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  • Dispositio: Problematic Ordering in French Renaissance Literature
  • David Laguardia
Paul J. Smith . Dispositio: Problematic Ordering in French Renaissance Literature. Brill's Studies in Intellectual History 157. Leiden: Brill, 2007. xii + 246 pp. index. illus. bibl. $129. ISBN: 978-90-04-16305-8.

As its title indicates, Paul J. Smith's study is devoted to a fundamental question in French Renaissance literature. Its introduction evokes the wealth of metaphors that both classical and Renaissance writers used to speak of dispositio, drawn from the culinary arts, architecture, sculpture, medicine, military art, and traveling. Smith wisely limits his subject matter to Rabelais on one end and Montaigne's Essais on the other, situating poetic dispositio in Du Bellay and Belleau in the middle, along with emblematic fable books. The first chapter opens with a useful comparison of Pantagruel and Gargantua to classical biography and epideictic rhetoric. It explains biography in terms of topoi (genus, genesis, natura, education, virtutes) and rhetorical structures that would have been known by Rabelais's humanist readers. Chapter 2 focuses on description as the Quart Livre's organizing principle, and discusses its usage of medical discourses to describe Quaresmeprenant's body. Smith also analyzes the difference between effictio (literal portrayal) and notatio (character portrayal) discussed in the Rhetorica ad Herennium, a model for Rabelais's descriptions in the fourth book. The chapter concludes that Rabelais's work produced a kind of anti-description, to such an extent that Quaresmeprenant literally cannot be imagined by the reader. The richly-documented third chapter on "Rabelais and the Art of Memory" provides an important survey of mnemonic techniques in writers as diverse as Agricola, Erasmus, Melanchthon, and Vives, and sheds new light on the episode of the "paroles gelées," which Smith reads in terms of the distinction between writing and extemporaneous speech, the "freezing" of words on paper versus their "storage" in one's memory.

Smith's fourth chapter is an elegant reading of Du Bellay's Antiquitez de Rome from the perspective of Renaissance representations of the city's topography, such as a circular map of the city drawn by Fabio Calvo in 1527. Smith hence reads the dispositio of the work as being circular, topographical, and graphic, concluding that it is in fact a poetic representation of the Pantheon. Chapter 5 considers two strategies for coming to terms with Rémy Belleau's Pierres pré cieuses: a linear [End Page 1275] reading that focuses on numerology and lapidary symbolism associated with the poems' dedicatees, all noblewomen, and a "concentric" analysis. Smith demonstrates admirable erudition in his exegesis of the biblical, classical, and personal connotations of the number 12 put into play by the poet in his collection. Chapter 6 is devoted to Dutch translators and adaptors of Petrarch, discussing briefly their role in the dissemination of the sonnet form across the European continent. Chapter 7 explores a genre on which the author has worked extensively, the emblematic fable book. It meticulously examines the thematic content and arrangement of numerous collections written and adapted in French, Dutch, German, English, and Latin in the sixteenth and seventeenth centuries.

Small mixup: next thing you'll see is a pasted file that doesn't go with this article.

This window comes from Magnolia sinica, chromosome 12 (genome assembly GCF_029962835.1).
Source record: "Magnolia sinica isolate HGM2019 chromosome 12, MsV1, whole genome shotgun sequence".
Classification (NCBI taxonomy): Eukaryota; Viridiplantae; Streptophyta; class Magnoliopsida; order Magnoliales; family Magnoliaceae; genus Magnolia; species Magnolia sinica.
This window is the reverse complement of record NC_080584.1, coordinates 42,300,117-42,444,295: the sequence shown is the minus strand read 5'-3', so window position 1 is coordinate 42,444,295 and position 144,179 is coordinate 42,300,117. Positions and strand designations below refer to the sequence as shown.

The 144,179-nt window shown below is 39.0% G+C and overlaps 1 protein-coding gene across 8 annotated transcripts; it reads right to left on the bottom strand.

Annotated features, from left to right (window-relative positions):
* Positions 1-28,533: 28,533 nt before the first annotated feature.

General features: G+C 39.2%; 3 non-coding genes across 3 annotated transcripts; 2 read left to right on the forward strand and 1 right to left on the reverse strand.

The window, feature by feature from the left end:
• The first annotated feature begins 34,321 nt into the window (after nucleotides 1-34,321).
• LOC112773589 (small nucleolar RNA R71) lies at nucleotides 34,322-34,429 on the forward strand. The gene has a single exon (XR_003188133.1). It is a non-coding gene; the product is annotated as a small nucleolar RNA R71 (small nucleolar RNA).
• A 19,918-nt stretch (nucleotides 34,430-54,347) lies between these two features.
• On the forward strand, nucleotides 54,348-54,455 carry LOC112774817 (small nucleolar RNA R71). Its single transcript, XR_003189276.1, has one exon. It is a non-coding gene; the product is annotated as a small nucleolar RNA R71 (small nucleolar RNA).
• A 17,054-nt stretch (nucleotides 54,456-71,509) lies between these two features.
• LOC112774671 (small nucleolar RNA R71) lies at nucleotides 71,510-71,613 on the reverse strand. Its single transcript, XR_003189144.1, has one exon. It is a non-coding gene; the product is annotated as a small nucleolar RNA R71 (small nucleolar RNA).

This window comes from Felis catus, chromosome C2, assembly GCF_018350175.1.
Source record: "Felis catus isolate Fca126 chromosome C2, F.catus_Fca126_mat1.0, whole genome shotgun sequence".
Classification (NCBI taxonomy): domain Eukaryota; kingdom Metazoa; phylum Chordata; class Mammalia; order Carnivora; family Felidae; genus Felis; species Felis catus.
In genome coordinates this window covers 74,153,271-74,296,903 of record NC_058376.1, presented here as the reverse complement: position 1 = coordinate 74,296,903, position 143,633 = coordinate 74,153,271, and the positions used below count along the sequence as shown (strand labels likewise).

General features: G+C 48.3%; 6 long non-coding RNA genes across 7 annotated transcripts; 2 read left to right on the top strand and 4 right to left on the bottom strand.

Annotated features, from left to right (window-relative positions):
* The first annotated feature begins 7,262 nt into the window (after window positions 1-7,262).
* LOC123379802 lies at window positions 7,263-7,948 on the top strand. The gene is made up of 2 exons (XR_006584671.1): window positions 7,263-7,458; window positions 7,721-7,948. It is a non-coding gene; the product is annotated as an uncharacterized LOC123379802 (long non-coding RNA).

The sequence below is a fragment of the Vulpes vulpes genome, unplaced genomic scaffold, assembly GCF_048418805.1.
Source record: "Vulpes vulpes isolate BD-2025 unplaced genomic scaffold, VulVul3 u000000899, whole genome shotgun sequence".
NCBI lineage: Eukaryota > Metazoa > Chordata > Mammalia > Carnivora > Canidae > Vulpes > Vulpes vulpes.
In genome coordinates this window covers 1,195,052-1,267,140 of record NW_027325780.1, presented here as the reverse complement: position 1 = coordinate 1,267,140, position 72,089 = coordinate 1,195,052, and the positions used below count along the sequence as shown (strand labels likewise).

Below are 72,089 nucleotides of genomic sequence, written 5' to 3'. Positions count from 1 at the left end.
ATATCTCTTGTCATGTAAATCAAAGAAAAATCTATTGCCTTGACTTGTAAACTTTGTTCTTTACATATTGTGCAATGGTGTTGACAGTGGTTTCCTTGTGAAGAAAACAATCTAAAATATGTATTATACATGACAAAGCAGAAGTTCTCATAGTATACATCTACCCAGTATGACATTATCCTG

Chapter 8 on Montaigne addresses the notion of ordo neglectus in "Des Coches." It discusses the influence on the essayist of Plutarch, who was "a model of anti-rhetorical writing" as well as "a great example of ideal historiographic writing" (175). Chapter 9 concentrates on dispositio and gender in the essay "On three good wives," analyzing numerous binary oppositions that structure Montaigne's thinking throughout the Essais. Smith remarks that Montaigne often favors one side of an opposition —masculine versus feminine virtues, for example —only to reverse his position in the end. The chapter concludes with a comparison between text and texture, textile, and needlework, in which the essayist allows his own rhetorical practices to drift toward a previously undercut realm of the "feminine." The final chapter on "De la vanité" examines this essay as a series of intertextual references and exchanges that addresses the important literary topos of travel, providing a useful summary of the literature in Latin on this subject. The conclusion argues that the book's three main objects of study represent three different attitudes toward rhetorical dispositio...


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